Cross wind landings and takeoff

somewheresunny Guest

Hello to all.

I was wanting to know about cross wind landings and takeoffs. I heard about 'crabbing' and side slipping. I believe crabbing is with the rudder into the wind, and side slipping is the wing into the wind. Is this correct? What do you use in flight sims and what do real pilots do??
many thanks

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Pro Member Chief Captain
RadarMan Chief Captain
Pro Member Trainee
seadogs Trainee

Thats a good link.

If I could just add. I am a real world pilot, and during the take-off role, I turn the control column into the wind. Once out of ground effect (50ft above ground) I then use a crab technique, if the wind is strong enough.
For landing I use the side slip,(better view of runway and personal preference). I might be wrong but I think airliners use the crab method, for better passenger comfort.

Pro Member First Officer
Taylor (Flyboy92) First Officer

As a real pilot, I usually start off my approach using the crab method, once I'm on about a half mile final, I'll switch to the wing-low, or "slip" method. Where you use opposite rudder to bring the nose away from the wind, and then bank into it, this allows you to track the centerline head-on, instead of at an angle, and tends to make a landing easier, especially in a smaller aircraft.

seadogs would be correct in the fact that most airlines use the crab approach all the way to touchdown. It is easier on the passengers, as the slip method tends to feel rather funny, it is also just easier overall to crab than it is to effectively perform a wing low approach in such a large aircraft.


somewheresunny Guest

Thanks you all.


Crab in (I.e. Keep the wings level and the aircraft at an angle relative to the runway) until the flare, then gently squeeze the rudder to straighten up. If you start to move off of the centreline, lower the wing just enough to keep you on it, though it should usually be reactive. Normally you'll touch down straight and on the centreline.

Pro Member Captain
Ian Stephens (ianstephens) Captain
Ian Stephens is an expert on this topic. Read his bio here.

Hello there!

You are on the right track with your understanding of crosswind landings and takeoffs, and I'm happy to help clarify these concepts.

In real-world aviation, as well as in flight simulators, there are indeed two main techniques for dealing with crosswind landings and takeoffs: crabbing and side slipping.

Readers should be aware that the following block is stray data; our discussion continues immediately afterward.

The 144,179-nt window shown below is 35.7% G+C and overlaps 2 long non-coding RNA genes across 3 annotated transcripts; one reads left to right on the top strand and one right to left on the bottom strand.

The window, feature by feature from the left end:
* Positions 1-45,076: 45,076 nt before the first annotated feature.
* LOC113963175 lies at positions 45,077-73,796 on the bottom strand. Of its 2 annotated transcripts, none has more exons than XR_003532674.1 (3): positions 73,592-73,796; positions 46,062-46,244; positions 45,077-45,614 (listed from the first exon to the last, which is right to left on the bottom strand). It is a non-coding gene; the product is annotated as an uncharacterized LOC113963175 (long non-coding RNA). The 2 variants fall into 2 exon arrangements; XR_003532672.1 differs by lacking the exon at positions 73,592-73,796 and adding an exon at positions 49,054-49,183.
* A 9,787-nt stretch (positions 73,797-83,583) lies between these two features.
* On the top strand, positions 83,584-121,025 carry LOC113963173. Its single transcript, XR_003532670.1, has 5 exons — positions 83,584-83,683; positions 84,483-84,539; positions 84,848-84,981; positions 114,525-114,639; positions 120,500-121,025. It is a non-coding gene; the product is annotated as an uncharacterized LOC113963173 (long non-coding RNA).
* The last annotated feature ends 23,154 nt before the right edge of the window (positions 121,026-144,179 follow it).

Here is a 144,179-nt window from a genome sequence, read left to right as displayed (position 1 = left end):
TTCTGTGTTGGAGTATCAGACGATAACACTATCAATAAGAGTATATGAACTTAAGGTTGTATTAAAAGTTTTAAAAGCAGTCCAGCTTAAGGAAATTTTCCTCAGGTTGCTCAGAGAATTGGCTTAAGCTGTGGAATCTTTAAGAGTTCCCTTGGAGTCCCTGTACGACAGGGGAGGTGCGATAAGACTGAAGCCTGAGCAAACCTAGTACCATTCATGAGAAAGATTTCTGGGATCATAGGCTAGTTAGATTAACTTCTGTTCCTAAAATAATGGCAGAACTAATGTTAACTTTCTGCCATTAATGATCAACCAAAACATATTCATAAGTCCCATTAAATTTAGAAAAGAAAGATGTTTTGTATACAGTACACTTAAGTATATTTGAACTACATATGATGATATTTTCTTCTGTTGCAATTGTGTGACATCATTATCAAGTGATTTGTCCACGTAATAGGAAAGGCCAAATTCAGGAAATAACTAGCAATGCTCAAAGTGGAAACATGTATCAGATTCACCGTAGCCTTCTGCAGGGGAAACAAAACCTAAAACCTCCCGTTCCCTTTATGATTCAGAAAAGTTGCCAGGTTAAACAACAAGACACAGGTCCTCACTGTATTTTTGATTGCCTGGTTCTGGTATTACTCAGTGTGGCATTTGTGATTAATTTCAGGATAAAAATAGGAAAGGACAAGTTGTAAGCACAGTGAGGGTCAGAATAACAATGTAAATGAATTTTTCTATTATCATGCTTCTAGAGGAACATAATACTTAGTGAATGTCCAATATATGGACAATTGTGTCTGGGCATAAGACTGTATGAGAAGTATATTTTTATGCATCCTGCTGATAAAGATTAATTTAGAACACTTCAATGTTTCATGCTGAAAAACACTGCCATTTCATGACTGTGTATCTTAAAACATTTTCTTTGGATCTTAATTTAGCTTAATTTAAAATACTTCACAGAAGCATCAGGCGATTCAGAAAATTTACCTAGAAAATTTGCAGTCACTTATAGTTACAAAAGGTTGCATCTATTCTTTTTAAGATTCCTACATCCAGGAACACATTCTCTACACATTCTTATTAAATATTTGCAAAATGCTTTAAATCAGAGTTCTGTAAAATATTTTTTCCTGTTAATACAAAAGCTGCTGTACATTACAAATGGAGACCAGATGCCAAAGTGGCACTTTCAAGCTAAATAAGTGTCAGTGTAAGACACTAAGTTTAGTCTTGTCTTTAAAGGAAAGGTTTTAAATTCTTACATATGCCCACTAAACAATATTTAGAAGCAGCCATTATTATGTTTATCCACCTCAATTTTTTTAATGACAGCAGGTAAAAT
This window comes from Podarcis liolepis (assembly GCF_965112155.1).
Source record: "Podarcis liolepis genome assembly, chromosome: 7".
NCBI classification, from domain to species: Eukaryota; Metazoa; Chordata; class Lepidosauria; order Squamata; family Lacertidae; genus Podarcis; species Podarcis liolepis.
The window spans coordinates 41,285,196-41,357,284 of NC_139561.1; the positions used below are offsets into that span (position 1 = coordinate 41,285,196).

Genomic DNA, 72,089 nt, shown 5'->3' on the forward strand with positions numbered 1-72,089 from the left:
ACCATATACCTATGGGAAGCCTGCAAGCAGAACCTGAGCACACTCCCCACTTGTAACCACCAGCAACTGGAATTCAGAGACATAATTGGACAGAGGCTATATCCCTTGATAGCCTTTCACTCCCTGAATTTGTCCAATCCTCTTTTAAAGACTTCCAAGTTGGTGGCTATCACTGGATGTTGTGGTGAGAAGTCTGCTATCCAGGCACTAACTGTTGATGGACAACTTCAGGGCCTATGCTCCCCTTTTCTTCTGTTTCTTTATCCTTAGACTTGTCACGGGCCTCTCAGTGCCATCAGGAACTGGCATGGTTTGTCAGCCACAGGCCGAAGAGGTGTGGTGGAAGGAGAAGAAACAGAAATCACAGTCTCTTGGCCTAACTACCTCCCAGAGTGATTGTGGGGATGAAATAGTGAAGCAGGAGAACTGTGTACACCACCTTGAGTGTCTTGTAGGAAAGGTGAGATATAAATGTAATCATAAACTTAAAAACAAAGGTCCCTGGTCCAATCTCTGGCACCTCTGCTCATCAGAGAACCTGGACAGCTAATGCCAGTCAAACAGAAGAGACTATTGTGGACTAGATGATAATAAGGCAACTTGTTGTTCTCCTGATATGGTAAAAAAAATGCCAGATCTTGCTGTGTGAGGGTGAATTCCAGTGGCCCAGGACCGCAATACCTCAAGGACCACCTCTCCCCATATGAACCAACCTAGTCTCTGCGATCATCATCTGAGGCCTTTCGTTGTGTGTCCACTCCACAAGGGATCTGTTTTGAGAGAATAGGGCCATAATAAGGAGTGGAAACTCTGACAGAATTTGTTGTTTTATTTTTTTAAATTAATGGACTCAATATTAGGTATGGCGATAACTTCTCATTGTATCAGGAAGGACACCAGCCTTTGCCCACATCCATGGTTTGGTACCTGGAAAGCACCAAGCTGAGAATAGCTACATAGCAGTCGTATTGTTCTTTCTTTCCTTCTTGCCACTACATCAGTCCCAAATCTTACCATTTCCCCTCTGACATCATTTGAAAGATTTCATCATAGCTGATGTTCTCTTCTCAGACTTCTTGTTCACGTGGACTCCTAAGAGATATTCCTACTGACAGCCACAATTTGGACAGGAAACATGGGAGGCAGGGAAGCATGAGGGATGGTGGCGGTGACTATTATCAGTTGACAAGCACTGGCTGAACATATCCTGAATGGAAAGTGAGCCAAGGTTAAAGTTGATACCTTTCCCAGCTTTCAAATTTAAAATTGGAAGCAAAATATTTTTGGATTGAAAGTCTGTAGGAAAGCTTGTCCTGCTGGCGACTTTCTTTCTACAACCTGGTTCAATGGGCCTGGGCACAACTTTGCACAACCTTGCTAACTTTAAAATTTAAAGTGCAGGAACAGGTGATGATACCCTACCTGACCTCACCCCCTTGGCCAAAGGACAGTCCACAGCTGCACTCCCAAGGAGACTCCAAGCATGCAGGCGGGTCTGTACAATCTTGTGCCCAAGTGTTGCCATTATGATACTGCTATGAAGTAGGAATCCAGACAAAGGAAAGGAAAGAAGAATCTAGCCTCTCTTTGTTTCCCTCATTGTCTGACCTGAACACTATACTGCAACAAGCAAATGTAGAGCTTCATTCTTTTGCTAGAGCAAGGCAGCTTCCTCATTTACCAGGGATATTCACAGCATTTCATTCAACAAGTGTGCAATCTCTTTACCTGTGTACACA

Crabbing (also known as the "crab angle") refers to the method of aligning the aircraft's longitudinal axis with the direction of the runway while allowing the aircraft to drift sideways due to the crosswind. This is achieved by applying rudder input into the wind. In this technique, the pilot adjusts the aircraft's heading so that it is pointed into the wind to counteract the drift caused by the crosswind. As the aircraft approaches the runway, the pilot will then "kick" the rudder to align the aircraft with the runway just before touchdown.

Side slipping, on the other hand, involves lowering the upwind wing (the wing facing the wind) while applying opposite rudder to maintain the aircraft's alignment with the runway centerline. This method results in a slightly banked approach with the aircraft's main landing gear touching down first on the upwind side, followed by the downwind side.

Both crabbing and side slipping are valid techniques, and the choice between them often depends on the pilot's preference, aircraft type, and the specific conditions encountered during a given approach or takeoff. In flight simulators, you can practice both techniques to gain a better understanding of how they work and which one you feel more comfortable with.

To answer your question about which method real pilots use, it's important to note that different pilots and aircraft types may have their preferences. In general, though, pilots tend to use the crabbing technique during approach and transition to a side slip just before touchdown to align the aircraft with the runway and avoid any side loads on the landing gear.

I hope this helps! If you have any further questions, feel free to ask. Happy flying!

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